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Meet Women Creators of Film and Video in Year-long Viewfinder Series

Zina Saro-Wiwa leans against a white wall

Photo of Zina Saro-Wiwa courtesy of the artist.

Have you ever expressed yourself or your worldview by filming a video on your phone?

According to Saisha Grayson, a curator at our Smithsonian American Art Museum, that means you have created time-based media. If you have watched a home-made video on YouTube or TikTok, you have viewed time-based media.

Time-based media art is a term for creative projects that take time to fully experience and that change over time. Grayson said, "Today, everyone is making time-based media on a regular basis, sharing it, thinking about it, and relating to the world in that format. In the 1960s and 1970s, film cameras got smaller and personal video cameras were introduced. Since then, women have explored the artistic possibilities these portable technologies allow."

This year, the Smithsonian American Women's History Initiative, Because of Her Story, is hosting a monthly series to showcase the work of women creators from the 1960s to today. Viewfinder: Women's Film and Video from the Smithsonian shares time-based media online from across Smithsonian collections.

The series curators chose to focus on women's contributions to film and video from the 1960s to today.  Marina Isgro, an associate curator at our Hirshhorn Museum and Sculpture Garden, said, "When you look at the inventors of video art, there were a lot of women in that group because it was easy to access and use. It didn't require you to be part of institutional structures."

With the introduction of the video "portapak" in the mid-1960s, video cameras became small enough and cheap enough for people to film inside their own homes—and anywhere else. Video art, a form of time-based media, was born. Women led the way. Because video was so new, women artists found there was more space to experiment. They created innovative works in a field that did not have a long history of artwork created by men. Working on videotape, rather than film, allowed these artists to complete projects without needing significant financial support.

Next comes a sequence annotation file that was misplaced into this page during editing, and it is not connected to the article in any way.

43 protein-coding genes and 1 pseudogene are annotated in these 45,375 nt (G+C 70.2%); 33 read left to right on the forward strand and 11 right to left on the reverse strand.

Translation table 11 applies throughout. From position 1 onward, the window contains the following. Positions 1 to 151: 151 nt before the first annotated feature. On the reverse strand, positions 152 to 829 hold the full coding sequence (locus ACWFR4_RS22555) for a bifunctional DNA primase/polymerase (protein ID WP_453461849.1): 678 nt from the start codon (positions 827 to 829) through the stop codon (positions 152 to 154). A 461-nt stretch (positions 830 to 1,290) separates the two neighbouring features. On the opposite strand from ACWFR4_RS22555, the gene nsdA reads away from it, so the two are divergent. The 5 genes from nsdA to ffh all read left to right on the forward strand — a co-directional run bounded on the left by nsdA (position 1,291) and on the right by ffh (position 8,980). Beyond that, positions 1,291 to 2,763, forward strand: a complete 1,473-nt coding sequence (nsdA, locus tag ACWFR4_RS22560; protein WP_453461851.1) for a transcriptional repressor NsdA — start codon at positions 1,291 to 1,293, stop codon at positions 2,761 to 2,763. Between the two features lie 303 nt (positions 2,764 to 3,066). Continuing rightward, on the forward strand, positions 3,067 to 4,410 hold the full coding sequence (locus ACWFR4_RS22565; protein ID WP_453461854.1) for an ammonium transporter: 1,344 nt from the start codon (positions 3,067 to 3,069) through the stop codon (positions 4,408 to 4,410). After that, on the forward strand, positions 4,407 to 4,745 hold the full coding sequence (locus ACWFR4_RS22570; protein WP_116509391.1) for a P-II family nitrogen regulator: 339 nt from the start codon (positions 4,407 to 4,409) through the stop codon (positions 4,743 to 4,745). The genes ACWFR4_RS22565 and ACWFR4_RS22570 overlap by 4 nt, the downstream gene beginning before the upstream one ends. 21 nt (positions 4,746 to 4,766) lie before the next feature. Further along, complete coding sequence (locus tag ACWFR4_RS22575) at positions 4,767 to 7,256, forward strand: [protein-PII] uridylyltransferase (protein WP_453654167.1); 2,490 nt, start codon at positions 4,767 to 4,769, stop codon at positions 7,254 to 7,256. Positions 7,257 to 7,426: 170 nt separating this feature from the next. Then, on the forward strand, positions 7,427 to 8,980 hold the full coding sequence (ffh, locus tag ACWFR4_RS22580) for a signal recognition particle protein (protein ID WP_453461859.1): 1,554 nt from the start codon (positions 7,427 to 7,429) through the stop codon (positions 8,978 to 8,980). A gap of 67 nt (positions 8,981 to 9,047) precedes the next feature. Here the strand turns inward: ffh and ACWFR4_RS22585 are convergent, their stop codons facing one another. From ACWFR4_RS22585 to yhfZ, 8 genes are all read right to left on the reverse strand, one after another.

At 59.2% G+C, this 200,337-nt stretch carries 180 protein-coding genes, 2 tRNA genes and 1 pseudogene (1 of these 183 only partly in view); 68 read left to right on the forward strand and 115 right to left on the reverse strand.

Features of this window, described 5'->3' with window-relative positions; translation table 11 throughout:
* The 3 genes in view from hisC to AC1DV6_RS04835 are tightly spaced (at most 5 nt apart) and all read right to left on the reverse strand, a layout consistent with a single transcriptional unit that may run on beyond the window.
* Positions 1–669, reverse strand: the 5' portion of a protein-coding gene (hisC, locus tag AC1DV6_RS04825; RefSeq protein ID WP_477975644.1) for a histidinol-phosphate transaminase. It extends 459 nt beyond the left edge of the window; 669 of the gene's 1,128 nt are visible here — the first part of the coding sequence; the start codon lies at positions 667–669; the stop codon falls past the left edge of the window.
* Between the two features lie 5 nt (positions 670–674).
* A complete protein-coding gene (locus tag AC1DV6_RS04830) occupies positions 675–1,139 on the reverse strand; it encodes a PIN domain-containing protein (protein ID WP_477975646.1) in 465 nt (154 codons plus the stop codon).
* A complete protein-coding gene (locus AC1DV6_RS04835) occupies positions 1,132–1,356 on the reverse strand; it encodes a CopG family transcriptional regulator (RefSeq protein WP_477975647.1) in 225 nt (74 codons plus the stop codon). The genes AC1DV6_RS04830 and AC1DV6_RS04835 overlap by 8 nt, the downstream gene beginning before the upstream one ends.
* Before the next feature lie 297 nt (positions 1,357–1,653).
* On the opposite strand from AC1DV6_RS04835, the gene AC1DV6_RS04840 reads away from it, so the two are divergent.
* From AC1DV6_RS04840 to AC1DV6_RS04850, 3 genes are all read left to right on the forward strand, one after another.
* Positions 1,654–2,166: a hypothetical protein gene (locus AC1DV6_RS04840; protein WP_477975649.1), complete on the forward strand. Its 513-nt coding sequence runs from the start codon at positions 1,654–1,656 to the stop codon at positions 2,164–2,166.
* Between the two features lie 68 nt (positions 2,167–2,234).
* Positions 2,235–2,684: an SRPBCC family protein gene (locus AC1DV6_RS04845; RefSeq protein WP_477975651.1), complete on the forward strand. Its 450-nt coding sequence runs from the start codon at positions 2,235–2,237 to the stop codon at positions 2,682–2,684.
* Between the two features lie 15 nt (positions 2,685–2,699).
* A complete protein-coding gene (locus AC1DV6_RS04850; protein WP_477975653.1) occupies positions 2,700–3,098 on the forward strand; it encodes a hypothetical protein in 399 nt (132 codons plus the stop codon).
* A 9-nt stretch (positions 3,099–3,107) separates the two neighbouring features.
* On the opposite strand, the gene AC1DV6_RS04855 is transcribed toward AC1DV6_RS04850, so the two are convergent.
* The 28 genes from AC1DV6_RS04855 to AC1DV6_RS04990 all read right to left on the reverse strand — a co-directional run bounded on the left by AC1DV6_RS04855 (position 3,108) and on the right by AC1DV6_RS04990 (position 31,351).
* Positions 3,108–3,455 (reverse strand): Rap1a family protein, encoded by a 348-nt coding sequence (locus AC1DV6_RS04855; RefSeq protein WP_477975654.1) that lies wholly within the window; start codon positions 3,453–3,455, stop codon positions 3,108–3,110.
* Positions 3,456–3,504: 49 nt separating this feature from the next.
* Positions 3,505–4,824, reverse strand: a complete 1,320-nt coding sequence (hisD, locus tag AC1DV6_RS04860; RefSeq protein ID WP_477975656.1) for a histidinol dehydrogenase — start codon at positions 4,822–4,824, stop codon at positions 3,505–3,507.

Videotape also made finished artworks easier to distribute. Video artists could quickly make copies of their tapes to share with friends and their artistic network. They did not necessarily need a gallery to screen their work, because artists could hold screenings anywhere you could play a videotape.

Charlotte Ickes, a curator at our National Portrait Gallery, said these creators also helped break stereotypes. "There is a stereotype that women and technology don't get along, but these artists and filmmakers experimented with new technology to transform image and representation," she said. "Fast forward, and contemporary artists like Zina Saro-Wiwa are still pushing the camera's potential."

In our Viewfinder series, we will virtually screen time-based media works on the first Thursday of each month this year. Afterward, a Smithsonian curator will speak with the artists or filmmakers. Each program will include time for audience questions. A recording of the event, including the film or video, will be available through the end of that month.

This Thursday, we will screen Julie (1974) and Walking (1975), two videos from our Archives of American Art. In Walking, filmmaker Ingrid Wiegand explores SoHo, her New York City neighborhood. Following the screening, curator Josh T. Franco will join Wiegand and dancer Julie Finch, the subject of Julie, to discuss art and everyday life in 1970s New York.

Close up of woman's face in profile, with a different human form behind her
Film still, Robert and Ingrid Wiegand, Julie, 1974. 1 videocassettes (U-Matic), Robert Wiegand papers and video art, 1953–1994. Archives of American Art, Smithsonian Institution.

In March, we'll screen Sarogua Mourning, a work that Nigerian-born artist Saro-Wiwa created in 2011. In it, she attempts to cry for her father, a political activist, for the first time since he was murdered. Afterward, Saro-Wiwa will speak will Karen Milbourne, a curator from our National Museum of African Art. The first six screenings have been announced so far.

Ickes said, "If you miss live experiences where you can learn something new from art and the person who created it, then be sure to tune in!"

Grayson said Viewfinder will allow anyone to learn about women's history as well as current trends in time-based media. For people interested in making videos, the series will inspire new ways to use the camera in your pocket to express a unique point of view. "Viewfinder will help you understand the women creatives who have come before and learn how you fit in. It's like art school from home, for free."

Viewfinder screenings begin this Thursday, January 7, and continue once a month through 2021. RSVP and learn about our first six screenings.

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